There’s a lot of white singers, and black singer, but then there’s almost nobody that I see at least that’s brown, Indian, Sri Lankan…

Coming from different lineage backgrounds, yet at the same time still very Toronto, do you feel that that aspect sets you apart from the current landscape? And why?
P: What I’ve noticed is like being here in LA, when I was asking these kids what they were, they were like “I’m American.” There’s seems to be so much patriotism here. But in Canada it’s more like, I’ll look at Milly and go “what are you?” And he’ll say “I’m Jamaican.” We don’t go “Oh I’m Canadian.” That’s the our first response. We say where our parents are from.
E: Yeah in Canada there’s such a mixture. Like me, coming from Holland before moving to Canada, I would tell people I’m Dutch and Caribbean.
M: What was the question?
P: Wouldn’t you say that our music has influence from where our parents are from, our lineage and all that?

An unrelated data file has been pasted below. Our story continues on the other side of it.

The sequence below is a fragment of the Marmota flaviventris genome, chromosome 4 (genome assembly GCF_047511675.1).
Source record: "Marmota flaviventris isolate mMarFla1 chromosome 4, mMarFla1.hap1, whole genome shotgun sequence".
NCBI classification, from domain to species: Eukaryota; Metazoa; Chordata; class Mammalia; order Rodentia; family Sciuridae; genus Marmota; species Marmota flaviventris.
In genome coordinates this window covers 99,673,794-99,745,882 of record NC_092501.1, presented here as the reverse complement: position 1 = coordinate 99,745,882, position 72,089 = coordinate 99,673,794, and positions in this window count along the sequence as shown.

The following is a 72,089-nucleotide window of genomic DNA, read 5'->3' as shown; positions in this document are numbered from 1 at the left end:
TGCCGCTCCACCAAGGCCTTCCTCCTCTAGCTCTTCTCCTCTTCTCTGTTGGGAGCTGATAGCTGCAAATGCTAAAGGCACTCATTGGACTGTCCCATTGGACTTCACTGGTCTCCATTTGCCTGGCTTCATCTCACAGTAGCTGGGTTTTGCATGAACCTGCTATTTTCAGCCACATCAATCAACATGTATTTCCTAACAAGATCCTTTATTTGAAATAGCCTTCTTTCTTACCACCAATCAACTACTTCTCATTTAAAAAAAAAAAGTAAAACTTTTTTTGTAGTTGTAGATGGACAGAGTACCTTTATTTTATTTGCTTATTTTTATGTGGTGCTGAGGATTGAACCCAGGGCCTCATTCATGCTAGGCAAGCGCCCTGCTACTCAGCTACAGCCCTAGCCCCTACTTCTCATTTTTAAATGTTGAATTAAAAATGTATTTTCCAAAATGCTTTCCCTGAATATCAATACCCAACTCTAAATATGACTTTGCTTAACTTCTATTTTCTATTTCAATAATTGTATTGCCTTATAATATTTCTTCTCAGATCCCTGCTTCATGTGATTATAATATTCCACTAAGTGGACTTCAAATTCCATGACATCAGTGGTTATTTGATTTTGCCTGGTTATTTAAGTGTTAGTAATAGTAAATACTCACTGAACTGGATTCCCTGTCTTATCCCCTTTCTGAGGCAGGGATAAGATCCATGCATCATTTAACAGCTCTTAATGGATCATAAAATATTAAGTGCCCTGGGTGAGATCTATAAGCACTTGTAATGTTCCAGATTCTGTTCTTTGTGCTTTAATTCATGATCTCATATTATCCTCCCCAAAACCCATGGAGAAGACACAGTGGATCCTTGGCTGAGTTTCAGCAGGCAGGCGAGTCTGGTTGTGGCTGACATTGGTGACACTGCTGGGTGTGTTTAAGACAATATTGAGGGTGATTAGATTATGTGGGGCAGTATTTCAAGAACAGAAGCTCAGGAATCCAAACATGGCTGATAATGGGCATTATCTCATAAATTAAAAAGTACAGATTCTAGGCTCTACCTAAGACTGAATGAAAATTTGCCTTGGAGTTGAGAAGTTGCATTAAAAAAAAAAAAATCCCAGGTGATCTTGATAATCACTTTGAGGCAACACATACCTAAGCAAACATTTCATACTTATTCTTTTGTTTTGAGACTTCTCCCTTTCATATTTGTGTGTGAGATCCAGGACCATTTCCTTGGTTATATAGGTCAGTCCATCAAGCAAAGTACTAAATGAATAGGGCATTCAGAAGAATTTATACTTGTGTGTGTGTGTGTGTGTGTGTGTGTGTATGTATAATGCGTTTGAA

E: Wait was that the question…?

No but that’s better! Let’s go with that.
M: Oh well then yeah it definitely has influence. Like with coming from a Jamaican background, I’d say dancehall has influenced our sound.
E: EDM from me. Synthesizers, the melodies. EMD has the craziest melodies, but you can also find that.

What about this level of diversity within the music industry. Do you find yourselves unique with that?
P: Definitely! There’s definitely a lack of it. There’s a lot of white singers, and black singer, but then there’s almost nobody that I see at least that’s brown, Indian, Sri Lankan…
E: Not many that’s mainstream.
P: There’s like M.I.A., and then there’s Tommy Genesis who’s also from Vancouver.

Delving into the music side of things, can you describe the process of how a song comes about?
E: There’s three different approaches. It’s either where we’re in the studio and I open up my laptop and I say “here’s the beat.” I press play, and then Milly’s like “oh shit, I’ve got a verse for this!” Or “I’ve got something that fits perfectly.” Another time, we’ll be in his garage just vibing out, and then as I’m making the beat, Milly comes up with a hook. And then I’m like “oh shit that’s sick, let me write a verse, and then it starts to get better and I call Pree, she comes over and writes her own shit for it—that approach is all just vibes.
M: Yeah it’s all just how we feel. Pure vibes.
P: There’s no formula to it when it’s like that.